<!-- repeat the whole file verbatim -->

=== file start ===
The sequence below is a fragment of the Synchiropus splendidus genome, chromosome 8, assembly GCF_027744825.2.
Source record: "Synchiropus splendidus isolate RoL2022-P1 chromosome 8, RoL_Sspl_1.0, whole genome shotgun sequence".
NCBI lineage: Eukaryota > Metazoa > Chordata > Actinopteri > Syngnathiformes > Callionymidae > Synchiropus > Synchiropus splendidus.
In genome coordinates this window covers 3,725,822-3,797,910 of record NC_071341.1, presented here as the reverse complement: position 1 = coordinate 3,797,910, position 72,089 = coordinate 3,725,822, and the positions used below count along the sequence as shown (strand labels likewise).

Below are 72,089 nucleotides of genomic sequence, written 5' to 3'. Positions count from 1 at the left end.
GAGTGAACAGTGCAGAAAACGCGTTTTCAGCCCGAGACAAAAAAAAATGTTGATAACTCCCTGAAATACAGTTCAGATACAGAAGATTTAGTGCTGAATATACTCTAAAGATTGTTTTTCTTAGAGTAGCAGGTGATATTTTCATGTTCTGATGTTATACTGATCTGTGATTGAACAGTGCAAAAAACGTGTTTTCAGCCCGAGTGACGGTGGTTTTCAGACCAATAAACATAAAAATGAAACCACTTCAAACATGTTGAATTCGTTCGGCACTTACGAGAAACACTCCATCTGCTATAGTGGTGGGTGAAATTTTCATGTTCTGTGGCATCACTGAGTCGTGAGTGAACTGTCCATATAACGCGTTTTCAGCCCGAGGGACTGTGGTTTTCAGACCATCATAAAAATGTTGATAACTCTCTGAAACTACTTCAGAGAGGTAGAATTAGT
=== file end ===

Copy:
The sequence below is a fragment of the Synchiropus splendidus genome, chromosome 8, assembly GCF_027744825.2.
Source record: "Synchiropus splendidus isolate RoL2022-P1 chromosome 8, RoL_Sspl_1.0, whole genome shotgun sequence".
NCBI lineage: Eukaryota > Metazoa > Chordata > Actinopteri > Syngnathiformes > Callionymidae > Synchiropus > Synchiropus splendidus.
In genome coordinates this window covers 3,725,822-3,797,910 of record NC_071341.1, presented here as the reverse complement: position 1 = coordinate 3,797,910, position 72,089 = coordinate 3,725,822, and the positions used below count along the sequence as shown (strand labels likewise).

Below are 72,089 nucleotides of genomic sequence, written 5' to 3'. Positions count from 1 at the left end.
GAGTGAACAGTGCAGAAAACGCGTTTTCAGCCCGAGACAAAAAAAAATGTTGATAACTCCCTGAAATACAGTTCAGATACAGAAGATTTAGTGCTGAATATACTCTAAAGATTGTTTTTCTTAGAGTAGCAGGTGATATTTTCATGTTCTGATGTTATACTGATCTGTGATTGAACAGTGCAAAAAACGTGTTTTCAGCCCGAGTGACGGTGGTTTTCAGACCAATAAACATAAAAATGAAACCACTTCAAACATGTTGAATTCGTTCGGCACTTACGAGAAACACTCCATCTGCTATAGTGGTGGGTGAAATTTTCATGTTCTGTGGCATCACTGAGTCGTGAGTGAACTGTCCATATAACGCGTTTTCAGCCCGAGGGACTGTGGTTTTCAGACCATCATAAAAATGTTGATAACTCTCTGAAACTACTTCAGAGAGGTAGAATTAGT